Example Learner #1
Jose is a 4th year PhD student who is developing a framework for a computationally intensive problem. He took some programming classes as an undergrad and has started reading more books and tutorials on programming concepts and techniques as his passion for the work increases. He mostly works in C++ because that is what someone told him to do early on. However, he has been working in Python more recently. He is the only member in his research lab who is interested in software engineering. He wants to learn more and grow as a software developer.
Example Leaner #2
Alyssa is a first year postdoc in computational neuroscience. Along with some junior graduate students in the lab, she’s part of a small team developing an open software package intended to be used by other researchers. While she has never taken a formal course in programming, she spends the majority of her day working in Python. She has taken ownership of the codebase and wants desperately for it to be successful and adopted by the community. As the de facto leader of the group, she has come to the realization that her lack of programming knowledge causes her to question whether she is making smart programming decisions.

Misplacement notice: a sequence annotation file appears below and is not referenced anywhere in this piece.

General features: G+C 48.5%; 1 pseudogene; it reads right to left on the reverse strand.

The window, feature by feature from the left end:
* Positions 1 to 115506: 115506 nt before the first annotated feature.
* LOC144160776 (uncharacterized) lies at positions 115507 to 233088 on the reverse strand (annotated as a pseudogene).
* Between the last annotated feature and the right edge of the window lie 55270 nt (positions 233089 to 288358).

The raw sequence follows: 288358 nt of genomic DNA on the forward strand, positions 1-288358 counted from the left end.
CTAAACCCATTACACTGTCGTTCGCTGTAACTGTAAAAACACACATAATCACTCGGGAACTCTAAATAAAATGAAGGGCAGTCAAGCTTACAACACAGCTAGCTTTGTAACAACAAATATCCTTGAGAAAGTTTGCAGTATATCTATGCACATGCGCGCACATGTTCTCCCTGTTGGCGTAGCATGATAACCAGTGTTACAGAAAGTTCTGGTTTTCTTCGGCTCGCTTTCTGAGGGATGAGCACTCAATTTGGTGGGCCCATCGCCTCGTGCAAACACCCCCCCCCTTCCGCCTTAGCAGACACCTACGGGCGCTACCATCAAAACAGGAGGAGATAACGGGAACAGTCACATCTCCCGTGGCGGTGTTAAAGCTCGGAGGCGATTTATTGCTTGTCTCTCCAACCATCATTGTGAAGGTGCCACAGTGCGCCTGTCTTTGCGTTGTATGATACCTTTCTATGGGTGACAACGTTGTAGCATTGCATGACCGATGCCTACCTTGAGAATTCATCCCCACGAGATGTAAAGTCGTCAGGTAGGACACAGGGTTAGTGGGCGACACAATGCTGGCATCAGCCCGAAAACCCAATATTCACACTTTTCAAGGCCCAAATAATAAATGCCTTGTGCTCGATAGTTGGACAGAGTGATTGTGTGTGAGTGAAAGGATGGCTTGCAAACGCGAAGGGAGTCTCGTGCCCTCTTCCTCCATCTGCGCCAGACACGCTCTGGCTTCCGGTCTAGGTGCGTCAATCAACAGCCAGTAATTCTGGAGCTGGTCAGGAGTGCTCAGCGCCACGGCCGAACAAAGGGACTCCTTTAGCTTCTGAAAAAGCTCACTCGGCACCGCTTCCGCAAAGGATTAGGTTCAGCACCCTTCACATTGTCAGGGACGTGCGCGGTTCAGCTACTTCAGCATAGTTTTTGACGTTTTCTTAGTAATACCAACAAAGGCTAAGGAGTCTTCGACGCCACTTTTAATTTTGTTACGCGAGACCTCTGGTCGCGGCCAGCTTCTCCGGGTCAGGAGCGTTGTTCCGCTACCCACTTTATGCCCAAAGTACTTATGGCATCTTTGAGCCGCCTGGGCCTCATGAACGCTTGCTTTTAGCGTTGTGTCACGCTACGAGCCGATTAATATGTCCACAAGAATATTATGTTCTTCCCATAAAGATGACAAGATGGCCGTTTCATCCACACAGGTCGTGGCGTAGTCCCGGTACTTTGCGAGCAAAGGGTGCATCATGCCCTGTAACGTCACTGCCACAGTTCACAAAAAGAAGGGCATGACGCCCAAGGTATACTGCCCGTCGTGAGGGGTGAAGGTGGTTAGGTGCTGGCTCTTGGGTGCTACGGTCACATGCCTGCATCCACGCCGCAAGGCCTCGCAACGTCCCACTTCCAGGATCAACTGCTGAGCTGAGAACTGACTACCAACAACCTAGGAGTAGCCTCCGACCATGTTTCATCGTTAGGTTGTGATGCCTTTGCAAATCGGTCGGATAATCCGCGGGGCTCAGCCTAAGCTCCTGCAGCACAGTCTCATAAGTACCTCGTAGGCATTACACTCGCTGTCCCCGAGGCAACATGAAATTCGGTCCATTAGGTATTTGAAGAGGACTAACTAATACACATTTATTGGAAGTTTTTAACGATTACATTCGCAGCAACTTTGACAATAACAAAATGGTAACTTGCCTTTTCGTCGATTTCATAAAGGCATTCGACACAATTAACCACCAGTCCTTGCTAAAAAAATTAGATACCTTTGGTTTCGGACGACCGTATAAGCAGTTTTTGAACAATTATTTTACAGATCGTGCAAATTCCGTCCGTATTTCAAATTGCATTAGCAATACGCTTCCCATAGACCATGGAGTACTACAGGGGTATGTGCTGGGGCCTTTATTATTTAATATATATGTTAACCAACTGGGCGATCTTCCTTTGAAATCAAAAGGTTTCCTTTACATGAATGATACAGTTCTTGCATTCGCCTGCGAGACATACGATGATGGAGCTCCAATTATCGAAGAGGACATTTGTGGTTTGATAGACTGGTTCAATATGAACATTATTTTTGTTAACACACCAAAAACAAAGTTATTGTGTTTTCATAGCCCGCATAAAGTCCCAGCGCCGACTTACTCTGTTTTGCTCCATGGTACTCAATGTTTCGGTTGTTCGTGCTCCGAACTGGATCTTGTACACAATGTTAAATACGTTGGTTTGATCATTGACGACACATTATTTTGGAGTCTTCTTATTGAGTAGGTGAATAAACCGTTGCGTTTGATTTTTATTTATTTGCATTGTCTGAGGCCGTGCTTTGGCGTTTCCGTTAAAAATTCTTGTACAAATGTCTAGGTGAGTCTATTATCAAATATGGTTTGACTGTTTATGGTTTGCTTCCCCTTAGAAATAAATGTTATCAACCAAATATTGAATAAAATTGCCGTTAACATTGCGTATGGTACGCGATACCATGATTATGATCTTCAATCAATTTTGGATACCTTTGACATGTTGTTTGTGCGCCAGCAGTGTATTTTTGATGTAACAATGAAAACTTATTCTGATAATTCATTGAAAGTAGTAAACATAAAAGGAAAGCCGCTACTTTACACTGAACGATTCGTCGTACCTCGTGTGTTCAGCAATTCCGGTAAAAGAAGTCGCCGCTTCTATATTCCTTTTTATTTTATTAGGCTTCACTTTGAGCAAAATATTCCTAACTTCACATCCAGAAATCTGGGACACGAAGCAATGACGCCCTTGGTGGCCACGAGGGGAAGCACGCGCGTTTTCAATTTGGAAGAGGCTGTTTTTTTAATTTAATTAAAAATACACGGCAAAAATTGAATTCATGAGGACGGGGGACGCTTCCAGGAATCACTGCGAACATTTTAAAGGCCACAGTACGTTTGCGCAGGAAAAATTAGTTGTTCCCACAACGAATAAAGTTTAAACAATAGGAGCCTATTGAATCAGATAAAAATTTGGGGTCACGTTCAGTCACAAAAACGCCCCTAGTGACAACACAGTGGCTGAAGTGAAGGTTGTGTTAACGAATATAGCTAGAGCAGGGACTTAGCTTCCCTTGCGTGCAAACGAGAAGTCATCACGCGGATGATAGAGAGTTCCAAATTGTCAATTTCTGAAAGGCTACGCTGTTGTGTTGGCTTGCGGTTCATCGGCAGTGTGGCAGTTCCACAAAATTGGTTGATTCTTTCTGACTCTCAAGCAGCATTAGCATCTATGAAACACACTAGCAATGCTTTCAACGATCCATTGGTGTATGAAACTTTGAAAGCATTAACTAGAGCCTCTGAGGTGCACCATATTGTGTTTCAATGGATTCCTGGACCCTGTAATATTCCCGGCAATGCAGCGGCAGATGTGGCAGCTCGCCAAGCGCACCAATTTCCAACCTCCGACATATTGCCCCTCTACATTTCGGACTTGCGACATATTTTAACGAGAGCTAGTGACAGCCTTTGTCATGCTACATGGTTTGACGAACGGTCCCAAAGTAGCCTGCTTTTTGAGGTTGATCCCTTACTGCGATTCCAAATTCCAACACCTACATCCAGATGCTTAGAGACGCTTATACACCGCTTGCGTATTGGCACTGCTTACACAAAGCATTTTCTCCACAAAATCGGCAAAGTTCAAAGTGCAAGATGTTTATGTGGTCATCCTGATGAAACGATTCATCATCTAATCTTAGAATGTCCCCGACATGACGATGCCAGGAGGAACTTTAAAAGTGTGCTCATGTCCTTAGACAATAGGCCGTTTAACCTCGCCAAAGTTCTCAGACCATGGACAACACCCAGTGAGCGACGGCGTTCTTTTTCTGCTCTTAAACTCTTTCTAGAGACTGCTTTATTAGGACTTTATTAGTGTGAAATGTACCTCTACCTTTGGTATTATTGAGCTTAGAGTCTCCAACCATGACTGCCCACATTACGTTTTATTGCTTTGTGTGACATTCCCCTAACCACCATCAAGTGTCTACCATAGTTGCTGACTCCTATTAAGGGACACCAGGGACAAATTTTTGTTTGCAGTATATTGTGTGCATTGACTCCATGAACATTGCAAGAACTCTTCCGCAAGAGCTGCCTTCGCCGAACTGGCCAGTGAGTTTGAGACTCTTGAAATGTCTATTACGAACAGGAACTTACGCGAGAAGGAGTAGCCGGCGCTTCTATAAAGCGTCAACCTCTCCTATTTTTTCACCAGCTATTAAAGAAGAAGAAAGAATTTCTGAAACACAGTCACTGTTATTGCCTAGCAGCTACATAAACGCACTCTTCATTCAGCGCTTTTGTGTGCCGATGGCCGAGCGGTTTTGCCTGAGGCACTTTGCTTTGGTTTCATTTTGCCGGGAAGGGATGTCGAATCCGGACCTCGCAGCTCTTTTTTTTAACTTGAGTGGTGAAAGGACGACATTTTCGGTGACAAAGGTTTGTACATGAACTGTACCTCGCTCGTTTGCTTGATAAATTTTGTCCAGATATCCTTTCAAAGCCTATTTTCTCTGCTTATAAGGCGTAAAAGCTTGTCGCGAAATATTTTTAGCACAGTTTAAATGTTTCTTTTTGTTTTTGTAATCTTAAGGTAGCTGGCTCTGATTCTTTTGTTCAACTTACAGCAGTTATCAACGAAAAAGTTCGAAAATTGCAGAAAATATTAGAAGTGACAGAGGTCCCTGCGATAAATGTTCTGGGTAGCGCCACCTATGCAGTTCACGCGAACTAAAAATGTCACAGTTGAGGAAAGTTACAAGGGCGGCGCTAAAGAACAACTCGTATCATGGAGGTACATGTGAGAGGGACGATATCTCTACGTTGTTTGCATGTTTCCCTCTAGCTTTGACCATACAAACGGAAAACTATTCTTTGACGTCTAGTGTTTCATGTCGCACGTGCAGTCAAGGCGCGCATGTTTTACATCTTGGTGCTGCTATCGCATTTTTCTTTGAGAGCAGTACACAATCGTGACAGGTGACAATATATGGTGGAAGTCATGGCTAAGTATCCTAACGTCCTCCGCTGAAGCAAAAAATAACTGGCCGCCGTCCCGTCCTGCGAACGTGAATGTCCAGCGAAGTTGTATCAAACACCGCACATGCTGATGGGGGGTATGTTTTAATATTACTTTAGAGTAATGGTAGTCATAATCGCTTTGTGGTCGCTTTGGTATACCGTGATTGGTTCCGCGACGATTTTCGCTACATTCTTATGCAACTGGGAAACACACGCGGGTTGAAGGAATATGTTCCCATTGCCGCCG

Example Leaner #3
Julie is a 3rd year PhD student in Molecular Biology who loves writing code and has recently decided that she enjoys programming more than biology. With a PI who views programming as an “evil you must pay to get your research done,” she feels like the only one who is prioritizing and interested in software development. She is starting to think that science may not be for her. She would like to learn all she can about writing good code, connect to a community who shares her passion and interest in research software, and have something to add to her CV that can help her pursue a career in research software.